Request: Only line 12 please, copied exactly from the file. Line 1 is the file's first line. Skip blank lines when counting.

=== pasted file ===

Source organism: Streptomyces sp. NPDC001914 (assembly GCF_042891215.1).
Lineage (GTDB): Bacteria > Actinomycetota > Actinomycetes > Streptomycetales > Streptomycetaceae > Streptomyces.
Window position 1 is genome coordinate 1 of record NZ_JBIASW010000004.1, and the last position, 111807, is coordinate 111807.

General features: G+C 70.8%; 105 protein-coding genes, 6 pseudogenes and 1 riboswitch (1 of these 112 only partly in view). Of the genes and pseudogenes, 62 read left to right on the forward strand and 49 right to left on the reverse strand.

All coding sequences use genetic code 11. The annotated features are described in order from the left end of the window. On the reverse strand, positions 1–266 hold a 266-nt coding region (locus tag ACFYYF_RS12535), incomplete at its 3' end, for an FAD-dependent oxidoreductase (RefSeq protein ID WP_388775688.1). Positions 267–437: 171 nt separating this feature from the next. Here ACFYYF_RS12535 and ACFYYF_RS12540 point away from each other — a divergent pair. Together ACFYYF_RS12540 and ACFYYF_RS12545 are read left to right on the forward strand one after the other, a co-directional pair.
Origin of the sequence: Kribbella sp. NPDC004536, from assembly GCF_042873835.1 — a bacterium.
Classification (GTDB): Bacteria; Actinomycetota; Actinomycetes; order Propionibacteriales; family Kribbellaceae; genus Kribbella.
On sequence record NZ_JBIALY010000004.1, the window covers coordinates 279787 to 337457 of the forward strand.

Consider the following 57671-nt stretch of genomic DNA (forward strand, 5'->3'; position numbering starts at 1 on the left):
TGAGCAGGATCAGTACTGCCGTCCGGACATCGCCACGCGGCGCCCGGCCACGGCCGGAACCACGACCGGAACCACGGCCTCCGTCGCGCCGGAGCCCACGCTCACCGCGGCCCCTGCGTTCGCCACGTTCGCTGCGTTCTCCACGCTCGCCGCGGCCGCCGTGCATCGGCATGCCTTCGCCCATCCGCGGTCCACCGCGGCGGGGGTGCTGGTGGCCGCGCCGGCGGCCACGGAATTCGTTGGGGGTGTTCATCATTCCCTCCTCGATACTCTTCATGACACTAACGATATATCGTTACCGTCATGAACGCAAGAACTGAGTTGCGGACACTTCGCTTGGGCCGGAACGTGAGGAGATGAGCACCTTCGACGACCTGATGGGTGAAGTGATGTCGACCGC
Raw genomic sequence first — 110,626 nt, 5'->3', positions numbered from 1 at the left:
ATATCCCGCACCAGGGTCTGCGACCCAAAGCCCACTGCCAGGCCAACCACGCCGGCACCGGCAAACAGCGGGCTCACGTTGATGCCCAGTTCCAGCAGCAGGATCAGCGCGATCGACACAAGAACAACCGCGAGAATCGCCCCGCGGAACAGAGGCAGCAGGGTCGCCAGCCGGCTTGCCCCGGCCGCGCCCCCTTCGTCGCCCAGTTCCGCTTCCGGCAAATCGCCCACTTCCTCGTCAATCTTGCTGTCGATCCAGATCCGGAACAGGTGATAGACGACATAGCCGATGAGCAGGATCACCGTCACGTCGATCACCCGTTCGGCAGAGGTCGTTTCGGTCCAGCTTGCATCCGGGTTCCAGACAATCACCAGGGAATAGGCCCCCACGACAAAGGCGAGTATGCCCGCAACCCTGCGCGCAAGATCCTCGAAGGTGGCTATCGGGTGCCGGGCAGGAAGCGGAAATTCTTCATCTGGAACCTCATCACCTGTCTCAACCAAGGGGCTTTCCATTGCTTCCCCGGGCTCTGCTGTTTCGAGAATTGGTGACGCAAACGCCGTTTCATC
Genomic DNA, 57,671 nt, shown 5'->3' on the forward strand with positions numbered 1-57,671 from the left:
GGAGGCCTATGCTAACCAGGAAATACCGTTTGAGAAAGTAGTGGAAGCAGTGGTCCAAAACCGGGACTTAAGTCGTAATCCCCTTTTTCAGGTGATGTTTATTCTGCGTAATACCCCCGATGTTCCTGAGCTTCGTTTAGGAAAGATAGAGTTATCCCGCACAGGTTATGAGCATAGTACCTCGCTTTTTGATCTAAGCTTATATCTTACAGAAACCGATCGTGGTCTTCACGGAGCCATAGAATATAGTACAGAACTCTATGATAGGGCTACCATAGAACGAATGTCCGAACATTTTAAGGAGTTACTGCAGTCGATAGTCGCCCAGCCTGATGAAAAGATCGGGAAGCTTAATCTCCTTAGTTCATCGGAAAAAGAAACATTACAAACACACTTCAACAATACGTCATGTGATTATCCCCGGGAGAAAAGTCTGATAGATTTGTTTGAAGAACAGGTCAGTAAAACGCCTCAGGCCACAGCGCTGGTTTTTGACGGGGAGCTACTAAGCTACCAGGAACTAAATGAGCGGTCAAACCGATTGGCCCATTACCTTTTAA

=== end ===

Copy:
ATATCCCGCACCAGGGTCTGCGACCCAAAGCCCACTGCCAGGCCAACCACGCCGGCACCGGCAAACAGCGGGCTCACGTTGATGCCCAGTTCCAGCAGCAGGATCAGCGCGATCGACACAAGAACAACCGCGAGAATCGCCCCGCGGAACAGAGGCAGCAGGGTCGCCAGCCGGCTTGCCCCGGCCGCGCCCCCTTCGTCGCCCAGTTCCGCTTCCGGCAAATCGCCCACTTCCTCGTCAATCTTGCTGTCGATCCAGATCCGGAACAGGTGATAGACGACATAGCCGATGAGCAGGATCACCGTCACGTCGATCACCCGTTCGGCAGAGGTCGTTTCGGTCCAGCTTGCATCCGGGTTCCAGACAATCACCAGGGAATAGGCCCCCACGACAAAGGCGAGTATGCCCGCAACCCTGCGCGCAAGATCCTCGAAGGTGGCTATCGGGTGCCGGGCAGGAAGCGGAAATTCTTCATCTGGAACCTCATCACCTGTCTCAACCAAGGGGCTTTCCATTGCTTCCCCGGGCTCTGCTGTTTCGAGAATTGGTGACGCAAACGCCGTTTCATC